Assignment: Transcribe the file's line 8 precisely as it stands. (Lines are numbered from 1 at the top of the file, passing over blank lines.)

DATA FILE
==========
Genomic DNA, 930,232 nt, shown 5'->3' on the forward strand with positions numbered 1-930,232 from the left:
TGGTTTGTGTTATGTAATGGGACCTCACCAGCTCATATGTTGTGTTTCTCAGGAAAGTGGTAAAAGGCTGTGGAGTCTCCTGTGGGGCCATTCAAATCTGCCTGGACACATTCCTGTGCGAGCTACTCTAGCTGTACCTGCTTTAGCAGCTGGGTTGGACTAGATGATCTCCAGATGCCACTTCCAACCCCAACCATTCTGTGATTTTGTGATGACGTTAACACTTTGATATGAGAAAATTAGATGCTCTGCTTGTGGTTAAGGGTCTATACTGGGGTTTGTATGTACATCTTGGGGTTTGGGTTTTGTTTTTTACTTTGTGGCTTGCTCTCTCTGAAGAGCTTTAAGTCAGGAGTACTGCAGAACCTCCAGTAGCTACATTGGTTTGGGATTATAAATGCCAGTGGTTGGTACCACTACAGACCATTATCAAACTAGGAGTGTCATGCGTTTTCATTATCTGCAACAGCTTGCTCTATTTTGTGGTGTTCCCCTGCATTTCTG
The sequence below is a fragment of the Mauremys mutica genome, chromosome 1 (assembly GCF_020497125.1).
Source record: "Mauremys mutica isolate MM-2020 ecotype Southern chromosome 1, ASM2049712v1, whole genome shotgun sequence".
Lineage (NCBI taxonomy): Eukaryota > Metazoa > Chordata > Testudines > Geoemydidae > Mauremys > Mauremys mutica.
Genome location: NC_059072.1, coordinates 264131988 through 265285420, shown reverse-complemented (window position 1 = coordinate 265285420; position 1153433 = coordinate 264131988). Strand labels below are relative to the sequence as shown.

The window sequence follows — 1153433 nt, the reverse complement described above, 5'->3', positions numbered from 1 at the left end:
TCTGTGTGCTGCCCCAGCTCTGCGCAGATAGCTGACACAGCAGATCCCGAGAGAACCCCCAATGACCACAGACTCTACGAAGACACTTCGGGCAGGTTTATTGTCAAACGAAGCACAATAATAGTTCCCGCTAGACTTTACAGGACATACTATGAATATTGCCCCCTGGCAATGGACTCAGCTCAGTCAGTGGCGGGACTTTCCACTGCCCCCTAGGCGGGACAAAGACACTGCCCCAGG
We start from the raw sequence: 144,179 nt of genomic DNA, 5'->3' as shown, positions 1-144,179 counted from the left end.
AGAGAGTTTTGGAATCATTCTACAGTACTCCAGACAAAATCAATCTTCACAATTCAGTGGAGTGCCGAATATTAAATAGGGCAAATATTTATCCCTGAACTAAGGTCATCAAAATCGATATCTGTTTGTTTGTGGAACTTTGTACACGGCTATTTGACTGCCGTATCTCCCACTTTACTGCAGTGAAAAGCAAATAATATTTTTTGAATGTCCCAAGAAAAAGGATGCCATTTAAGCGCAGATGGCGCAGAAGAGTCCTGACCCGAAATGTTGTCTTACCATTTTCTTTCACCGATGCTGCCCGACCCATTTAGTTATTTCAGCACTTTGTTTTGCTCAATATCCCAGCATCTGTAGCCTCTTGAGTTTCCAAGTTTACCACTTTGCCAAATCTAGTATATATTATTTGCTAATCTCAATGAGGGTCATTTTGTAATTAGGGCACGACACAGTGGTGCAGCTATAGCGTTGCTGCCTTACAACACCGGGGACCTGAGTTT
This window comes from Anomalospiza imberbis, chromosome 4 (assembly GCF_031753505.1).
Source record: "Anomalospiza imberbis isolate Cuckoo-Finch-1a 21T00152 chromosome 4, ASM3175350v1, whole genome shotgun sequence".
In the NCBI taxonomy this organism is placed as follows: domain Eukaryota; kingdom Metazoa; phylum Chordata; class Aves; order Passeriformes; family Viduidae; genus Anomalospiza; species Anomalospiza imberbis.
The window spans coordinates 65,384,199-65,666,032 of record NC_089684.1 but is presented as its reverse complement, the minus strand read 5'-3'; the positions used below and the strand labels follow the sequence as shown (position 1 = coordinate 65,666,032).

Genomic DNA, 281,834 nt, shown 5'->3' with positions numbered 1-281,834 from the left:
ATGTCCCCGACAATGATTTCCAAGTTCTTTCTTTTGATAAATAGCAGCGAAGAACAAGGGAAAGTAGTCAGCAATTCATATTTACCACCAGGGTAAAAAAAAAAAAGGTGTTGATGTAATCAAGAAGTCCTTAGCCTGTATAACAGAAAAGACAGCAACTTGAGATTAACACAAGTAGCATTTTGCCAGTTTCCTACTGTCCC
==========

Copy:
TCTGTGTGCTGCCCCAGCTCTGCGCAGATAGCTGACACAGCAGATCCCGAGAGAACCCCCAATGACCACAGACTCTACGAAGACACTTCGGGCAGGTTTATTGTCAAACGAAGCACAATAATAGTTCCCGCTAGACTTTACAGGACATACTATGAATATTGCCCCCTGGCAATGGACTCAGCTCAGTCAGTGGCGGGACTTTCCACTGCCCCCTAGGCGGGACAAAGACACTGCCCCAGG